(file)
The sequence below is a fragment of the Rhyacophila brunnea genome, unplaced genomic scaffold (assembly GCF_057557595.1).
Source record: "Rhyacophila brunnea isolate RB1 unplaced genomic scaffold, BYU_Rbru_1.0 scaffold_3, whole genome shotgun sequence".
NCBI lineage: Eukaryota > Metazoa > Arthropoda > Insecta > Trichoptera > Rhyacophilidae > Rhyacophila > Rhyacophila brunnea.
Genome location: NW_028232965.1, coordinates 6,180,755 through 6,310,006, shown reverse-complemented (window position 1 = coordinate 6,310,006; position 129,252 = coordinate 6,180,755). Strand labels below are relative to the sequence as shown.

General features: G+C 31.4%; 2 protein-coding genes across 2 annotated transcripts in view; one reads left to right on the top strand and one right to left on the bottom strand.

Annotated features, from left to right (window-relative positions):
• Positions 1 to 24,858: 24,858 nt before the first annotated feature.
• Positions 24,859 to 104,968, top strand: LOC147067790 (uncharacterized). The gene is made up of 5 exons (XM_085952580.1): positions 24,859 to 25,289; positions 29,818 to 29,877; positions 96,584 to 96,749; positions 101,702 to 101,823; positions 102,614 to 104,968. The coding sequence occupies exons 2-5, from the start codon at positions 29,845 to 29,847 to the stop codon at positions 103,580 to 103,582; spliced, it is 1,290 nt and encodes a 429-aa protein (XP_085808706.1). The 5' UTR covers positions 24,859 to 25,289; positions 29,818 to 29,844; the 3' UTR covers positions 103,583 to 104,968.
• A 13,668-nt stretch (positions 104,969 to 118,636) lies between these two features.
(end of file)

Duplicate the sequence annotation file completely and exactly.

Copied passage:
The sequence below is a fragment of the Rhyacophila brunnea genome, unplaced genomic scaffold (assembly GCF_057557595.1).
Source record: "Rhyacophila brunnea isolate RB1 unplaced genomic scaffold, BYU_Rbru_1.0 scaffold_3, whole genome shotgun sequence".
NCBI lineage: Eukaryota > Metazoa > Arthropoda > Insecta > Trichoptera > Rhyacophilidae > Rhyacophila > Rhyacophila brunnea.
Genome location: NW_028232965.1, coordinates 6,180,755 through 6,310,006, shown reverse-complemented (window position 1 = coordinate 6,310,006; position 129,252 = coordinate 6,180,755). Strand labels below are relative to the sequence as shown.

General features: G+C 31.4%; 2 protein-coding genes across 2 annotated transcripts in view; one reads left to right on the top strand and one right to left on the bottom strand.

Annotated features, from left to right (window-relative positions):
• Positions 1 to 24,858: 24,858 nt before the first annotated feature.
• Positions 24,859 to 104,968, top strand: LOC147067790 (uncharacterized). The gene is made up of 5 exons (XM_085952580.1): positions 24,859 to 25,289; positions 29,818 to 29,877; positions 96,584 to 96,749; positions 101,702 to 101,823; positions 102,614 to 104,968. The coding sequence occupies exons 2-5, from the start codon at positions 29,845 to 29,847 to the stop codon at positions 103,580 to 103,582; spliced, it is 1,290 nt and encodes a 429-aa protein (XP_085808706.1). The 5' UTR covers positions 24,859 to 25,289; positions 29,818 to 29,844; the 3' UTR covers positions 103,583 to 104,968.
• A 13,668-nt stretch (positions 104,969 to 118,636) lies between these two features.